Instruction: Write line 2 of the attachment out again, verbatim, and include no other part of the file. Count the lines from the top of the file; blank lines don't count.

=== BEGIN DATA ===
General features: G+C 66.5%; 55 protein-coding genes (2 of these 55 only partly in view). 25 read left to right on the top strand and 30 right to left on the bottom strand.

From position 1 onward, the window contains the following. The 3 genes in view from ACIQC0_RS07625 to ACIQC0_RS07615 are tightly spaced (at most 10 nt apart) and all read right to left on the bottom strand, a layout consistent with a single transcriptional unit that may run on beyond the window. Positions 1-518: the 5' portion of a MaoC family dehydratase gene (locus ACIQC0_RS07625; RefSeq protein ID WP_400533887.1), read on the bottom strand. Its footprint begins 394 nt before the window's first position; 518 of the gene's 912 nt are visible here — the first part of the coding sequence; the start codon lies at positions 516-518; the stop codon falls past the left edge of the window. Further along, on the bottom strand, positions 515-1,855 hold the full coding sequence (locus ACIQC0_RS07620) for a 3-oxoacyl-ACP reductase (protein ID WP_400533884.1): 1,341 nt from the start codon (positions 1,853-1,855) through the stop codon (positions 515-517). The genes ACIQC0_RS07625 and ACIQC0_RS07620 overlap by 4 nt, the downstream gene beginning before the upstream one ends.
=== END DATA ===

From position 1 onward, the window contains the following. The 3 genes in view from ACIQC0_RS07625 to ACIQC0_RS07615 are tightly spaced (at most 10 nt apart) and all read right to left on the bottom strand, a layout consistent with a single transcriptional unit that may run on beyond the window. Positions 1-518: the 5' portion of a MaoC family dehydratase gene (locus ACIQC0_RS07625; RefSeq protein ID WP_400533887.1), read on the bottom strand. Its footprint begins 394 nt before the window's first position; 518 of the gene's 912 nt are visible here — the first part of the coding sequence; the start codon lies at positions 516-518; the stop codon falls past the left edge of the window. Further along, on the bottom strand, positions 515-1,855 hold the full coding sequence (locus ACIQC0_RS07620) for a 3-oxoacyl-ACP reductase (protein ID WP_400533884.1): 1,341 nt from the start codon (positions 1,853-1,855) through the stop codon (positions 515-517). The genes ACIQC0_RS07625 and ACIQC0_RS07620 overlap by 4 nt, the downstream gene beginning before the upstream one ends.